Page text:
Very Big, Very Small
Black holes can get very big — in some instances, big enough to encompass the orbits of all our solar system’s planets.
But not all are huge. Yesterday, we wrote about a new study by a team of astronomers from Ohio State University led by astronomer Todd Thompson, claiming to have discovered an entirely new and previously missing class of black holes.
The extensive investigation, using data from a high-resolution infrared spectronomy instrument, found a black hole a mere 3.3 times the mass of the Sun. That may not sound very small, but it’s vastly smaller than previously discovered specimens.
And now we have an estimate for the diameter of such a relatively tiny black hole. Today, MIT Technology Review reported that the discovered black hole is a mere 12 miles across — roughly the length of Manhattan.
Futurism reached out to Thompson to confirm MIT Tech‘s reporting.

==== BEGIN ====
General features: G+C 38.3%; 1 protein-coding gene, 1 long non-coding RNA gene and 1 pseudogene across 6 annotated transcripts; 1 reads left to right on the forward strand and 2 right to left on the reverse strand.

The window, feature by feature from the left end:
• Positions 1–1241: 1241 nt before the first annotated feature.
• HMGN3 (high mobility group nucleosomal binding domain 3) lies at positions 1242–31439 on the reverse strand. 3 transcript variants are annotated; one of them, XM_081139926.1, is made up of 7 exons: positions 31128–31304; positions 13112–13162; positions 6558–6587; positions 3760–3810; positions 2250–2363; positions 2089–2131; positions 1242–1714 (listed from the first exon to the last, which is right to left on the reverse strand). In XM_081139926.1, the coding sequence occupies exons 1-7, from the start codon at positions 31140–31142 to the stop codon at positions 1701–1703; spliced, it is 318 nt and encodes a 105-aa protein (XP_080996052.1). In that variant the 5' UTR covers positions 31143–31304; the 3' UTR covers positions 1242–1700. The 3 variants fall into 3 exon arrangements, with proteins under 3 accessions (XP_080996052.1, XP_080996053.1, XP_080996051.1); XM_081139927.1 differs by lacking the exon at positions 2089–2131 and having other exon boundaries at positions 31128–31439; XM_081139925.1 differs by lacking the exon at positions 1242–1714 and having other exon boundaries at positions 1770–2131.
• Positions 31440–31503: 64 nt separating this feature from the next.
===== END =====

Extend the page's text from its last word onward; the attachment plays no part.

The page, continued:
“Since the black hole mass has some degree of uncertainty, these are all reasonable numbers,” he wrote in an email. “The Schwarzschild radius for a 3.3 Msun [solar mass] black hole is about 10km. So, the diameter is about 20 km. That’s about 12 miles in diameter.”
If Thompson’s calculations are correct, this new class of black holes could force us to rethink how we understand the way stars and other kinds of celestial objects are born and die.
READ MORE: Scientists have spotted a tiny black hole that may be just 12 miles across [MIT Technology Review]
More no the new classification: Scientists Discover New Class of Tiny Black Holes